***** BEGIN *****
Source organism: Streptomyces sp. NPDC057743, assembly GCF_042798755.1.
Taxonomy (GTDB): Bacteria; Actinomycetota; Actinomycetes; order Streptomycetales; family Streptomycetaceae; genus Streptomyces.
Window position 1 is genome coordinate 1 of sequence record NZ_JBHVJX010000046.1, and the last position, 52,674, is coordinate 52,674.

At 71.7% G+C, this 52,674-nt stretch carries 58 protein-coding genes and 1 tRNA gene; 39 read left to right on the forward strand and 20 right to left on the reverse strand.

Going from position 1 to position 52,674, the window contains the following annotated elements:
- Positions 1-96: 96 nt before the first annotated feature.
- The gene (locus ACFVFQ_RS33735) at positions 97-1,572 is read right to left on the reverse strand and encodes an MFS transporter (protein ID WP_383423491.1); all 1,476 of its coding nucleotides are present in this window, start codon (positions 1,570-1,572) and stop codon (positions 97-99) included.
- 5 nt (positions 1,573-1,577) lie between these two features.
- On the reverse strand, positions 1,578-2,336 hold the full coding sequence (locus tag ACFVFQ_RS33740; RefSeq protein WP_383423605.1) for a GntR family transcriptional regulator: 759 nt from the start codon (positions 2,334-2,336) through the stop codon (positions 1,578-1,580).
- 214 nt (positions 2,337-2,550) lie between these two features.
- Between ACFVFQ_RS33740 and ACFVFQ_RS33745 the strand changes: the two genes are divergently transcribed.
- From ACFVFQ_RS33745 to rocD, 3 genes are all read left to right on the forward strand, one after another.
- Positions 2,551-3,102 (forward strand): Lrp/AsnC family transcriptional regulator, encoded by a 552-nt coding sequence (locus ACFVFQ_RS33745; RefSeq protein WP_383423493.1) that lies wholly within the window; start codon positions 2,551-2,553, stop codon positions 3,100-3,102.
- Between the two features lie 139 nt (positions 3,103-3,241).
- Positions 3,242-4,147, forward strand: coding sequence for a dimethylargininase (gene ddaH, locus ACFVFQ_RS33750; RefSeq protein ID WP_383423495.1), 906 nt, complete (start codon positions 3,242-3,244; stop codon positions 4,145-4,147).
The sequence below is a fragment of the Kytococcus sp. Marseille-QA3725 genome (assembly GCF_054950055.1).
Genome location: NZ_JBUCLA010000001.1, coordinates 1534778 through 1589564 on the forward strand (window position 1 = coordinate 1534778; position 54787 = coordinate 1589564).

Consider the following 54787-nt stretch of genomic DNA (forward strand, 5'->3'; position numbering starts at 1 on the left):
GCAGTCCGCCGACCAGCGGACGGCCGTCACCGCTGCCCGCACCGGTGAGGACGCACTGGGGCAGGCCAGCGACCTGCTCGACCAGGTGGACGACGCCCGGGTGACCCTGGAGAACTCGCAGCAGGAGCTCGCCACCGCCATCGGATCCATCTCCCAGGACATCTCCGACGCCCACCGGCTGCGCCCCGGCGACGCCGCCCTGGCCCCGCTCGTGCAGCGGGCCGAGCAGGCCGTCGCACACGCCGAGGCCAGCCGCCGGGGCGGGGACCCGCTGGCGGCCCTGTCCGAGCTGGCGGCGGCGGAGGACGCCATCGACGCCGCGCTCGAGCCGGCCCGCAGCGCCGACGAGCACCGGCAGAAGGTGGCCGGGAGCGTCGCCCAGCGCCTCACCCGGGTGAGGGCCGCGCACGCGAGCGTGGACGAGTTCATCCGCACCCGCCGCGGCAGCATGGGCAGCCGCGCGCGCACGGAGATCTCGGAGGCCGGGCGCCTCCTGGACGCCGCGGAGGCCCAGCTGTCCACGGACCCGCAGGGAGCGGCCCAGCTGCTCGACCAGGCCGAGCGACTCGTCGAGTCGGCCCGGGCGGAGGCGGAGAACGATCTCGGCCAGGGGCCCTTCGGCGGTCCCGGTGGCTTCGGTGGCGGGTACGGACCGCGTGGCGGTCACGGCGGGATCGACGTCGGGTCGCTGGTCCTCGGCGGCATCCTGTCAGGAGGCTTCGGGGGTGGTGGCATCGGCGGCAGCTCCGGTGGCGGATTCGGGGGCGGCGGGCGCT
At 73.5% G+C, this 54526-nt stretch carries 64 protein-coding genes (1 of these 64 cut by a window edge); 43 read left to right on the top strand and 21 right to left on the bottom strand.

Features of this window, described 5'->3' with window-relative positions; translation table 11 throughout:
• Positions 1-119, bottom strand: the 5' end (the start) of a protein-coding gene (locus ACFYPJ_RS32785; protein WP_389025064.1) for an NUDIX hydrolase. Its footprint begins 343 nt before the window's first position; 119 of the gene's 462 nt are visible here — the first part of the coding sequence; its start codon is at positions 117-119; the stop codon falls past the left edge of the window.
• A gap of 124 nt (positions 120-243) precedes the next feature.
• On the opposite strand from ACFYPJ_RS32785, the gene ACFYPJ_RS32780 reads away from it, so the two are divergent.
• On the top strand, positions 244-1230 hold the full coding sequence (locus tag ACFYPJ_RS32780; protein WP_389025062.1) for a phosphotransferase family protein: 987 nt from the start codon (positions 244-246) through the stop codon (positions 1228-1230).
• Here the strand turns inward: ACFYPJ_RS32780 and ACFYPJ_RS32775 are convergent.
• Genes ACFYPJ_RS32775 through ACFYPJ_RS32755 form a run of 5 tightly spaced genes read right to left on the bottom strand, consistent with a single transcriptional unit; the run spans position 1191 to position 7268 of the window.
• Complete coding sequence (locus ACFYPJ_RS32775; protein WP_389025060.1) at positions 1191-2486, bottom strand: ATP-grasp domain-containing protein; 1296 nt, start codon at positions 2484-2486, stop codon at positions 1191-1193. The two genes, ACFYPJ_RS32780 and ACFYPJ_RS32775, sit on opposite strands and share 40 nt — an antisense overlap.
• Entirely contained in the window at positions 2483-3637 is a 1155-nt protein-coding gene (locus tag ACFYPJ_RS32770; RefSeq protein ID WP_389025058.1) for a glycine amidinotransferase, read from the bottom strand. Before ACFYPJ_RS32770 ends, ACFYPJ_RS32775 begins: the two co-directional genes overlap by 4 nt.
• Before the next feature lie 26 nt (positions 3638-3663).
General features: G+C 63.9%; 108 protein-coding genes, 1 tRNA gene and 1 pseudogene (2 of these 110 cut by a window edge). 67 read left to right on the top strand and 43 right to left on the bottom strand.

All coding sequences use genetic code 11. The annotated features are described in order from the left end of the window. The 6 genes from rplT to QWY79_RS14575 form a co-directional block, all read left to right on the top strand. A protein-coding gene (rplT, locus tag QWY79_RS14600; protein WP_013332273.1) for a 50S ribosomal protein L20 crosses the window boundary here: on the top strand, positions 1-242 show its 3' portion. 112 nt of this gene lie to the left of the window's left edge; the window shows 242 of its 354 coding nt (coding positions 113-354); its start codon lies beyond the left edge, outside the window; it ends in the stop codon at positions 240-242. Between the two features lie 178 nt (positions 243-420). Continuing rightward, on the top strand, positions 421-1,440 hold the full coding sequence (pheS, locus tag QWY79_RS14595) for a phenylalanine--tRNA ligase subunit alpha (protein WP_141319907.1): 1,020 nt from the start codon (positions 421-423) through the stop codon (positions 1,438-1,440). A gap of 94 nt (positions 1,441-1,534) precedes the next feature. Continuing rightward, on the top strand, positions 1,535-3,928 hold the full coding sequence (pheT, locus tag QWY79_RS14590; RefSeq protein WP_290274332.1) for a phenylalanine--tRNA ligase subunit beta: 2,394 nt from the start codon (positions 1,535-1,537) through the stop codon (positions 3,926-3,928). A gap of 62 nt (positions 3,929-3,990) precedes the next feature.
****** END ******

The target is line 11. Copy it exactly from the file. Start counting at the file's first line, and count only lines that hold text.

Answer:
- Between ACFVFQ_RS33740 and ACFVFQ_RS33745 the strand changes: the two genes are divergently transcribed.